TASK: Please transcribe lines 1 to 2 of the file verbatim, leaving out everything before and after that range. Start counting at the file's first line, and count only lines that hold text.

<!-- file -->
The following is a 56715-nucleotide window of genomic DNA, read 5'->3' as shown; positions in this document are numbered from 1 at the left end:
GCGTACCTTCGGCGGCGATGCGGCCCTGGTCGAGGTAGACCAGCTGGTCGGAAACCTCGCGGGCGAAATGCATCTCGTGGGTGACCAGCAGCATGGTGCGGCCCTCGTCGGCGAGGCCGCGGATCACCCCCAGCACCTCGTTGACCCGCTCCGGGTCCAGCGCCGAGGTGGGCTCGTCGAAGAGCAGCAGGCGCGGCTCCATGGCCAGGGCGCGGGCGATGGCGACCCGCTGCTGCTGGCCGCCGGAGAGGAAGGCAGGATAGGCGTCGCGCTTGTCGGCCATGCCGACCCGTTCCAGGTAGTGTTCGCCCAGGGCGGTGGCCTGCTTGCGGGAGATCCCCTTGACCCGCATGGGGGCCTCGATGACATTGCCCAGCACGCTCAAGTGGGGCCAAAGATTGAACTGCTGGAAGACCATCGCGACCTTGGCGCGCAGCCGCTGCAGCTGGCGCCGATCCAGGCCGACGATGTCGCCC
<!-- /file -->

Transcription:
The following is a 56715-nucleotide window of genomic DNA, read 5'->3' as shown; positions in this document are numbered from 1 at the left end:
GCGTACCTTCGGCGGCGATGCGGCCCTGGTCGAGGTAGACCAGCTGGTCGGAAACCTCGCGGGCGAAATGCATCTCGTGGGTGACCAGCAGCATGGTGCGGCCCTCGTCGGCGAGGCCGCGGATCACCCCCAGCACCTCGTTGACCCGCTCCGGGTCCAGCGCCGAGGTGGGCTCGTCGAAGAGCAGCAGGCGCGGCTCCATGGCCAGGGCGCGGGCGATGGCGACCCGCTGCTGCTGGCCGCCGGAGAGGAAGGCAGGATAGGCGTCGCGCTTGTCGGCCATGCCGACCCGTTCCAGGTAGTGTTCGCCCAGGGCGGTGGCCTGCTTGCGGGAGATCCCCTTGACCCGCATGGGGGCCTCGATGACATTGCCCAGCACGCTCAAGTGGGGCCAAAGATTGAACTGCTGGAAGACCATCGCGACCTTGGCGCGCAGCCGCTGCAGCTGGCGCCGATCCAGGCCGACGATGTCGCCC